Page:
That now allows us to go to a supplier or subcontractor and say ‘we were expecting this for this particular date, we haven’t received it’. And we can manage that whole process directly from this one source.

Is your system being used on actual projects?

Collard: Yes, we’re using it on several projects. It’s fully mandated on all our projects.

The only limitation is that it still needs a couple of us to support its roll out. Without that, it would be a bit more aggressively marketed on every project.

What’s the next step? For example, do the suppliers input directly into the system?

Collard: Not right now, but that’s the next step. Once we get some training guidance in place, we can start inviting our consultants and supply chain to collaborate on the platform, start interacting with it.

Has it been a big investment for the company?

Paton: The software licence is relatively cheap, based on the efficiency that we can gain. It really is changing the way we can work. And now that we’ve got Airtable in the business, there are other groups such as social value and carbon teams, who are using the same platform in their own ways, and drawing their own benefits from it as well.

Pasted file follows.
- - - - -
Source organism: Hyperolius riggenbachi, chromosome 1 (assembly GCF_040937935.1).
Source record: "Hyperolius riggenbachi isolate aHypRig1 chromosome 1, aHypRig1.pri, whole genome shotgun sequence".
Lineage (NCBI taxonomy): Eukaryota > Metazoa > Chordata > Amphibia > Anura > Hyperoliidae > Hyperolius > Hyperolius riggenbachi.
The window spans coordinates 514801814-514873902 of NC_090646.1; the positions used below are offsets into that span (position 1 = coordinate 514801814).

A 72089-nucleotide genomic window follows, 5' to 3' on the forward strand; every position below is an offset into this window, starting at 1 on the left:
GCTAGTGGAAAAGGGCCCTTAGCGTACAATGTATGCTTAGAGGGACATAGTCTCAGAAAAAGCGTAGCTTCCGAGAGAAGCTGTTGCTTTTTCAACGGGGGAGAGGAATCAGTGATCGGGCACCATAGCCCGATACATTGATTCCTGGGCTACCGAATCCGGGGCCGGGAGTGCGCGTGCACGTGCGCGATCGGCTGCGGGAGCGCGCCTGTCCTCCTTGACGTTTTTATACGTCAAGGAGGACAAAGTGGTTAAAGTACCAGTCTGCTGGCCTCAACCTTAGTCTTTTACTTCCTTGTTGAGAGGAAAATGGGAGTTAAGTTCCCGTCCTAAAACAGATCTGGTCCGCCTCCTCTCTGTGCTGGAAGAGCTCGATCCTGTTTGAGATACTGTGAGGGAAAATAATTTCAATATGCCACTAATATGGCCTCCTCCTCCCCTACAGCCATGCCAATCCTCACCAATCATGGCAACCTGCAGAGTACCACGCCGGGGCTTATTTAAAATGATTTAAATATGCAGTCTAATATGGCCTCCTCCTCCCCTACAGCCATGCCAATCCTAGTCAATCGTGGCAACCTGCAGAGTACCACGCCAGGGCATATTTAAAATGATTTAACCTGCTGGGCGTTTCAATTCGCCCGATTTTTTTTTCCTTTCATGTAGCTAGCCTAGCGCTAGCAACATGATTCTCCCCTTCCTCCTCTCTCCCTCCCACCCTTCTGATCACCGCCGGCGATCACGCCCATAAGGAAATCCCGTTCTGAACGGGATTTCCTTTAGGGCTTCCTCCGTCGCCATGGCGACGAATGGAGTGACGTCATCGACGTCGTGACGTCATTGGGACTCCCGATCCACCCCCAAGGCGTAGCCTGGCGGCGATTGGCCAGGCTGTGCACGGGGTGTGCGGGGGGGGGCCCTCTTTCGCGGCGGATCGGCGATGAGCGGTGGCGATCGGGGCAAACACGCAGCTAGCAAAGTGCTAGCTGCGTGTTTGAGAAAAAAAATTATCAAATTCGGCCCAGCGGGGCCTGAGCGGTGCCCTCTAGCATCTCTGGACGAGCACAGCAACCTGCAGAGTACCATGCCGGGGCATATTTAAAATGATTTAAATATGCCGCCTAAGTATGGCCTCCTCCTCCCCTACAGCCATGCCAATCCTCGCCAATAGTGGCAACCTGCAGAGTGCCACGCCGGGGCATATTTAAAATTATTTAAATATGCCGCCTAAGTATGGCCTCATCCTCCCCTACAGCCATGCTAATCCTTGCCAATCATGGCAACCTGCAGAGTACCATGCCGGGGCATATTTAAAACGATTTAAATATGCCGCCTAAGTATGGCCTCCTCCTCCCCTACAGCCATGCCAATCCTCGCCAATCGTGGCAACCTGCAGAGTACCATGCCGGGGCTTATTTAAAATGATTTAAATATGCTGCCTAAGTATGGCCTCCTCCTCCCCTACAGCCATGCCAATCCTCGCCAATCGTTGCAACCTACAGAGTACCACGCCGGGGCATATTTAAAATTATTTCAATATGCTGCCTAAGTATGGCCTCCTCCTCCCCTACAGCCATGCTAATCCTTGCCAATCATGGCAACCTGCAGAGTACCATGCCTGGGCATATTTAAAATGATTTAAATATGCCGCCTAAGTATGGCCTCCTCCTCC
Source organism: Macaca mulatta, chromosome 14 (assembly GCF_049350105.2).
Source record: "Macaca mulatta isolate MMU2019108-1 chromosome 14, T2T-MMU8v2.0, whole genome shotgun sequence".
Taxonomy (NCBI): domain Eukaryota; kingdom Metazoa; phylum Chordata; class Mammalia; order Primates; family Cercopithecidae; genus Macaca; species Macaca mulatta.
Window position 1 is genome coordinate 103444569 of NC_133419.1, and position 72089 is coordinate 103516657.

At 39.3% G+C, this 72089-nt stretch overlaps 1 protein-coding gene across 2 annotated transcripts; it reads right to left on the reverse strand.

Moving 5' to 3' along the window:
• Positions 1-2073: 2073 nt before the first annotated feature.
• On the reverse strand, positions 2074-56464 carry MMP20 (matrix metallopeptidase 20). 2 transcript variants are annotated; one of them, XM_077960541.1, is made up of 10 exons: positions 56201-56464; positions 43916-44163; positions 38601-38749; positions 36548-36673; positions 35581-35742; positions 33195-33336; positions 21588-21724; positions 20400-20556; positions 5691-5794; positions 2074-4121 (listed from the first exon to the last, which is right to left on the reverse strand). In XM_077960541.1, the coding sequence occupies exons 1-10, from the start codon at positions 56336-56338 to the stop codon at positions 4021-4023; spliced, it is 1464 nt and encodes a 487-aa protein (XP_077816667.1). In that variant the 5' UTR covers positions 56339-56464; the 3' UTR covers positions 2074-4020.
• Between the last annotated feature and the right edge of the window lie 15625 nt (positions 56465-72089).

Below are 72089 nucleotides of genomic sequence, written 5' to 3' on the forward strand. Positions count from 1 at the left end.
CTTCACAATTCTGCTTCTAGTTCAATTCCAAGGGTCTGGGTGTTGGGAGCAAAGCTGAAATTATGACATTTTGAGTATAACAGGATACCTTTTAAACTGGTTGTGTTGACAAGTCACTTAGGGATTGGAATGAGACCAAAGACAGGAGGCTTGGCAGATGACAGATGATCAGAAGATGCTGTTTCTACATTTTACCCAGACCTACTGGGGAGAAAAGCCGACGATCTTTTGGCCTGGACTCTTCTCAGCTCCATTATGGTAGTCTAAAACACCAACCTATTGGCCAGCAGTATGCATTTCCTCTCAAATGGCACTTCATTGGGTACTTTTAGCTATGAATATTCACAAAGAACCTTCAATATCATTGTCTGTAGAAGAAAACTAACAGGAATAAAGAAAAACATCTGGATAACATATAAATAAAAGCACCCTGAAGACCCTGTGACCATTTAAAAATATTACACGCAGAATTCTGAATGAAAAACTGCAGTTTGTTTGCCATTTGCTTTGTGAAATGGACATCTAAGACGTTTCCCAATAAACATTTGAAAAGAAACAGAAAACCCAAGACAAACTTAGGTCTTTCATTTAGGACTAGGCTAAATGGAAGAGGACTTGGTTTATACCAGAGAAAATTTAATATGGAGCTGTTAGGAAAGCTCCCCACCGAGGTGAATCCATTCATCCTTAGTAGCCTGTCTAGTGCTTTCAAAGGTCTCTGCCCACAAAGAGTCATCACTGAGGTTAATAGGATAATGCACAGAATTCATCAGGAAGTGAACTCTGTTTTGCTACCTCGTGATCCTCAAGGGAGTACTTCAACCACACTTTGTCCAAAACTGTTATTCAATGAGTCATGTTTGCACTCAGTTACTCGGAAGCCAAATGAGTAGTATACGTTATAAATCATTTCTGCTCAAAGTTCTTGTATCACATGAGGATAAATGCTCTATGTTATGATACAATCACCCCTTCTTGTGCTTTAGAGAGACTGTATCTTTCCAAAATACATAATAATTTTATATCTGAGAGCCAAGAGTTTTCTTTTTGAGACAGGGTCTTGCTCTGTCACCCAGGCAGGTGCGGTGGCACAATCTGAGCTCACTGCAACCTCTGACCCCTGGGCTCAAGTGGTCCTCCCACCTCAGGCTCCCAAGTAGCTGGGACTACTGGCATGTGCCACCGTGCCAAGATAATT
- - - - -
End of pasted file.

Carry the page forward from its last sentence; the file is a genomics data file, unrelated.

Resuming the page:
I think if we had to procure the system we have created, it would have been so expensive and we would not have got round to doing it. But because we’re in full control ourselves, we can invest our own time developing something that is actually truly beneficial to us, and doesn’t come with any compromise.